[18] Nina C. Christie, “The role of social isolation in opioid addiction,” Social Cognitive and Affective Neuroscience 16(7) (July 2021): 645-656.

[19] Alexiss Jeffers et al., “Impact of Social Isolation during the COVID-19 Pandemic on Mental Health, Substance Use, and Homelessness: Qualitative Interviews with Behavioral Health Providers,” International Journal of Environmental Research and Public Health 19(19) (Oct. 2022). See also Aganeta Enns et al., “Evidence-informed policy brief – Substance use and related harms in the context of COVID-19: a conceptual model,” Public Health Agency of Canada, Sept. 16, 2020.

[20] Michelle Ghoussoub, “B.C. will decriminalize up to 2.5 grams of hard drugs. Drug users say that threshold won’t decriminalize them,” CBC News, June 3, 2022.

[21]Safer supply,” Government of Canada, April 25, 2023.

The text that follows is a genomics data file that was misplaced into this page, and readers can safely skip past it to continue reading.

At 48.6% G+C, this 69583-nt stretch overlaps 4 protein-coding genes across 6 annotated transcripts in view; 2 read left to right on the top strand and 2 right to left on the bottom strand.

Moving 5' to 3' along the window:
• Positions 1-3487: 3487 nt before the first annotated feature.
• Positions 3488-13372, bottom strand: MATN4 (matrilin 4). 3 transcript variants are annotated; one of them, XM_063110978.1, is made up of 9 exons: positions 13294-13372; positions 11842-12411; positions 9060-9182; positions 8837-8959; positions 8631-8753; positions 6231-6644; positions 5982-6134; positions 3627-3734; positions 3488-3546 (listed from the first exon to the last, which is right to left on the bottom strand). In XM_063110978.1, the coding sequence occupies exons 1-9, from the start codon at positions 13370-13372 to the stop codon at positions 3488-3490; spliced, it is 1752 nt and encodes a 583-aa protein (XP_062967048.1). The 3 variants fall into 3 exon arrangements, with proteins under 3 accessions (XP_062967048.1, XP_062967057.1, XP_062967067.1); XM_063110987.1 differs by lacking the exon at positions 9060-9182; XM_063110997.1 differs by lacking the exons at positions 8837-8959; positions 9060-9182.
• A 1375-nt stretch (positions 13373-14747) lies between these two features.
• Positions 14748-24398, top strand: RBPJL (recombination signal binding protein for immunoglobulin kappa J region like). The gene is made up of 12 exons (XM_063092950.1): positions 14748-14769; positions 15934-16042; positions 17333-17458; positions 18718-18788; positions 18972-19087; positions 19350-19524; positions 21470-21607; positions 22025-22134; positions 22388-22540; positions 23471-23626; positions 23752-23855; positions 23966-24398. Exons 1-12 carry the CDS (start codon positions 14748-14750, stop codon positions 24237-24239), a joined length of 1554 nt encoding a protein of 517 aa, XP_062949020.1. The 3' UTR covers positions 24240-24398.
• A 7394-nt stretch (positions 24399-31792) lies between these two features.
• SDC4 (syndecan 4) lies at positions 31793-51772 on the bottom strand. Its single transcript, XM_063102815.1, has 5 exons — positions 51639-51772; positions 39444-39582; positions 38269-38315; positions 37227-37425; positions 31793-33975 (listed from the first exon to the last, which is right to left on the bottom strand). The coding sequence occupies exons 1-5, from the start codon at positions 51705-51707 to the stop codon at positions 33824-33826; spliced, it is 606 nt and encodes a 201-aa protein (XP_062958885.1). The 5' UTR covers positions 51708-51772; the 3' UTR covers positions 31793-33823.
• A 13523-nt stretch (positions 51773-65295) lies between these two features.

[22] Perrin, Overdose, 170.

[23] Vancouver’s supervised injection site, the first in North America, opened 13 years ago. What’s changed? | National Post

[24] Future of Canada’s first-ever ‘safer supply’ drug program uncertain with funding set to end in spring | CBC News

[25]B.C. takes critical step to address public use of illegal drugs,” BC Gov News, Oct. 5, 2023.

[26]B.C. takes critical step to address public use of illegal drugs,” BC Gov News, Oct. 5, 2023.

[27] Tristin Hopper, “Why B.C. ruled that doing drugs in playgrounds is Constitutionally protected,” National Post, Jan. 2, 2024.

[28] Adam Zivo, “The UCP’s victory in Alberta is a win for Canadian addiction policy,” National Post, June 3, 2023.

[29]The Alberta Model: A Recovery-Oriented System of Care,” Government of Alberta, 2023.

[30]The Alberta Model: A Recovery-Oriented System of Care,” Government of Alberta, 2023.

Drugs Email Us 

Get Publications Delivered

TO Your Inbox

Sign up for our newsletter to stay informed about upcoming events, action items, and everything else ARPA
Never miss an article.